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What to Include in Issue Tree

Anonymous A asked on Oct 08, 2018 - 4 answers


Sometimes you get a feeling about what the core areas of a case is. Then, I sometimes draw up an issue tree. Should this issue tree include elements that I consider not very relevant to the case just to make sure that it is as MECE as possible or is it more important that every element included is super relevant? I just feel that sometimes there aren't enough elements that are relevant to make a MECE tree without adding elements that are sligtly unrelevant. Any tips as to how to solve this issue?

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replied on Oct 08, 2018
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While it is important to be MECE and exhaustive, it is also important to demonstrate you are 80/20 and able to focus on what's most important. Therefore, the structure should focus on what the key, important buckets are. Within these, if you have an initial hypothesis (maybe based on the industry, or based on what the case prompt is) that one is more important than the other, you can order and prioritise accordingly. The rule of thumb is, "if the answer to this question/bucket could change my answer significantly, it should be included in your issue tree". Ifyou hypothesize that the answer won't change the answer, then you should still include it, but can prioritise elements you think will be more important (but be ready to be proven wrong based on the information in the case.)

Let me give you an example - in the case of a Merger, besides potential Revenue and Cost synergies, culture is an important aspect to include and consider. However, if the case is a merger between two German companies, you might hypothesize that the cultural difference won't be huge, so could put it at the end of your structure and not dedicate as much time to it.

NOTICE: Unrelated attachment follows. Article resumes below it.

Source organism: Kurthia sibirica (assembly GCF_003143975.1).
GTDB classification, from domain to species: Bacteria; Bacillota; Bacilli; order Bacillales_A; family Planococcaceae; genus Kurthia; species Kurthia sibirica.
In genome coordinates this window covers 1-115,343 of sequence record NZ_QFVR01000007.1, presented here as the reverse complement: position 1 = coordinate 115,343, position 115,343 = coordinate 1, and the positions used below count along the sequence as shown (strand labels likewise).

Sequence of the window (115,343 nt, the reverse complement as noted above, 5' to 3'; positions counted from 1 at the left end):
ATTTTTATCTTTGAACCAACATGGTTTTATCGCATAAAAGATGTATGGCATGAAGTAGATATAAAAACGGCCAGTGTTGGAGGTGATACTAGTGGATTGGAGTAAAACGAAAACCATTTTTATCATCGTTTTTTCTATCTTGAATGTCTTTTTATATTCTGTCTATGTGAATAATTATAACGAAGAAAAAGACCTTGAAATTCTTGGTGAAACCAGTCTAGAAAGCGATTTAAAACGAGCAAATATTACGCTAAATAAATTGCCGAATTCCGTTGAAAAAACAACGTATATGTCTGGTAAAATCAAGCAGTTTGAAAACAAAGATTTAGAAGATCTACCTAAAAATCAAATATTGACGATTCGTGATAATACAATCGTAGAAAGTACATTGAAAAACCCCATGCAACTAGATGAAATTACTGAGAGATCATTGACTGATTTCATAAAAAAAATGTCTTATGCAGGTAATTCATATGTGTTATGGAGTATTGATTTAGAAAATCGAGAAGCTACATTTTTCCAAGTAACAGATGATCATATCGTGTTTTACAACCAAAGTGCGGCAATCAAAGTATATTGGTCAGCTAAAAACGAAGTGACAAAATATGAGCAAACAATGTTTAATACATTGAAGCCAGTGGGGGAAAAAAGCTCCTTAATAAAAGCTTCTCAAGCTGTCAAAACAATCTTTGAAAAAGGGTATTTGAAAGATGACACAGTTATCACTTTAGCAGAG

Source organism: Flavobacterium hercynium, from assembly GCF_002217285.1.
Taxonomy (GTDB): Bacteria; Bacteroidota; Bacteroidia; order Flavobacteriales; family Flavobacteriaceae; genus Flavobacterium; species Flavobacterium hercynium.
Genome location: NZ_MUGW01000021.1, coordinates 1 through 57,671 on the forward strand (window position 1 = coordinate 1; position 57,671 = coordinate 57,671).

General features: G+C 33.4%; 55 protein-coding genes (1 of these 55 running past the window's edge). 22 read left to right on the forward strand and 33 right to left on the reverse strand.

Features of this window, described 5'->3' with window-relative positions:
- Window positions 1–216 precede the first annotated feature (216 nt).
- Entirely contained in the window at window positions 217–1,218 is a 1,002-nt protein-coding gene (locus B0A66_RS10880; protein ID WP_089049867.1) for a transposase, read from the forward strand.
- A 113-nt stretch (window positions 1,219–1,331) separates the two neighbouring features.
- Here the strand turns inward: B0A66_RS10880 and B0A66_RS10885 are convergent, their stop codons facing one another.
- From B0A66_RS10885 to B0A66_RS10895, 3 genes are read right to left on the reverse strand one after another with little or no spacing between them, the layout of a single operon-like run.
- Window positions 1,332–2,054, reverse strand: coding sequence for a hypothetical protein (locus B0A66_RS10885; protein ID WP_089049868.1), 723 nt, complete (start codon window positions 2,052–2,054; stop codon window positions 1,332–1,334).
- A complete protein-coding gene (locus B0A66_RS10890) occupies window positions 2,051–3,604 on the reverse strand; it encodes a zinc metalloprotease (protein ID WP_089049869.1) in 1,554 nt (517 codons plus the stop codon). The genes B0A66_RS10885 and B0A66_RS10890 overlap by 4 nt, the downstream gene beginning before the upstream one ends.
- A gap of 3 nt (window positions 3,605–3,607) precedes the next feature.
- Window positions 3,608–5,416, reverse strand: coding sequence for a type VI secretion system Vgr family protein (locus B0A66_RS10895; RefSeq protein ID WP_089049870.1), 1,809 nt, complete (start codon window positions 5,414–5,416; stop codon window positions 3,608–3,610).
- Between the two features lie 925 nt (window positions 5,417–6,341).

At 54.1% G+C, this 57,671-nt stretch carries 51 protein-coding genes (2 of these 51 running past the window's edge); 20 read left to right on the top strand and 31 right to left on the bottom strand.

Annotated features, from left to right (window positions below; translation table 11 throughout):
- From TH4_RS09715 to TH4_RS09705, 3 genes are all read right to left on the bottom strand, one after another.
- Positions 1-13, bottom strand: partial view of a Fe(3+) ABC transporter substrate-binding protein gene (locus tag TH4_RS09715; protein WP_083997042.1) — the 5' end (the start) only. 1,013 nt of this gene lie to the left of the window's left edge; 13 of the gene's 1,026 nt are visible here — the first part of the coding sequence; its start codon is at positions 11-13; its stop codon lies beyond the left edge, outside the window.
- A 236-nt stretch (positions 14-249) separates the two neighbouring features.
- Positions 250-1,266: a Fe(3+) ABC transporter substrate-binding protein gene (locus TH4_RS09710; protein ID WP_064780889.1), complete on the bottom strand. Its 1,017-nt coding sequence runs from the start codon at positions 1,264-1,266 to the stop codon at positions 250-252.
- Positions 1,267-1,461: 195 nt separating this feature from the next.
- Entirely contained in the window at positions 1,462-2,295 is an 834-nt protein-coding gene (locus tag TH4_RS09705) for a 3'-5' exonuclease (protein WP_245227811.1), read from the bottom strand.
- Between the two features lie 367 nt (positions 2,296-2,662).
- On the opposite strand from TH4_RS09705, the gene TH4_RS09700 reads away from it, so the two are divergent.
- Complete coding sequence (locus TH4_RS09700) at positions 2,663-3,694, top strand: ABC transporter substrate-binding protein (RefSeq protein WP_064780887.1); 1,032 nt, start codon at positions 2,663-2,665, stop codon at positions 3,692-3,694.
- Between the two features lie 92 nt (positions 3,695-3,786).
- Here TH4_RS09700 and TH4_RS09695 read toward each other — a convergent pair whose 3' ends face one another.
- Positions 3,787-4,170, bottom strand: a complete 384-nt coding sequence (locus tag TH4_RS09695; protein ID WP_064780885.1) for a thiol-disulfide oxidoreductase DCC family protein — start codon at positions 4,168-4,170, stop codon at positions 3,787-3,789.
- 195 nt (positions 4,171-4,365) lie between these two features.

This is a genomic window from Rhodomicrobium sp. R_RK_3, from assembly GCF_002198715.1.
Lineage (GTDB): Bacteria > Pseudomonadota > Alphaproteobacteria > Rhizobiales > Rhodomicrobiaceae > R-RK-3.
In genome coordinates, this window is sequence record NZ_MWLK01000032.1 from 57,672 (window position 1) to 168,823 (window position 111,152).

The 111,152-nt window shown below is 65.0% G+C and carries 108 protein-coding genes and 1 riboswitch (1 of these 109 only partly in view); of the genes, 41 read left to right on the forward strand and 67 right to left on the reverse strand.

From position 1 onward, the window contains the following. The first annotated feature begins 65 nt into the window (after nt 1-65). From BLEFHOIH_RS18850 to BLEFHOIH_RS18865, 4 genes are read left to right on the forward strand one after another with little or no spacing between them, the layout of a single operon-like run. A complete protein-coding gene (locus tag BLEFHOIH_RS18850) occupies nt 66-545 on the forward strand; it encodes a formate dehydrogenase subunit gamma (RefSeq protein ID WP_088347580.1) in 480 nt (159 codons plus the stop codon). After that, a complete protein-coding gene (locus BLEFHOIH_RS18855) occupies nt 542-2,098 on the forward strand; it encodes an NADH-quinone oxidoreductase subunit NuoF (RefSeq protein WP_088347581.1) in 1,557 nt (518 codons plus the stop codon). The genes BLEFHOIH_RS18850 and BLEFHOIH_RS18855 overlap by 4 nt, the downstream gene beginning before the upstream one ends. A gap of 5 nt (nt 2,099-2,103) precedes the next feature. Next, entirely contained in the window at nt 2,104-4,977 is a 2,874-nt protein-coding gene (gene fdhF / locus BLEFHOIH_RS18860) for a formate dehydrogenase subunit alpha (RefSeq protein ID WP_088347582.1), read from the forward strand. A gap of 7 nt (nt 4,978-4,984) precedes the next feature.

replied on Oct 08, 2018
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First of all - not all issue trees can and should be MECE. Very often it's not the case.

Secondly - there is a number of ways how you can approach in a MECE way:

  1. If your structure works mathematically (e.g. Total time spent on cleaning operation = # of people x Frequency x Hours per cleaning per person)
  2. If your structure comes from a formula (e.g. output rate = total number of people being served / time to serve one person)
  3. If you are using the common industry drivers (e.g. revenues = # of customers x av. check) (e.g Passengers on the plane = capacity x Load Factor) or theindustry revenue streams (Fuel revenues / non-fuel revenues for the gas station) or the functional drivers (e.g. for the problems in sales : Sales strategy / sales people and allocation / motivation / sales process)
  4. If your issue tree is a real framework used by the consultants (e.g. the famous Bain Cap framework for PE due dills: Market / Competitors / Company / Feasibility of exit) (e.g. People / Process / Technology) (e.g. The famous McKinsey framework - People don't want to do smth / they can't do smth / smth prevents them from doing that)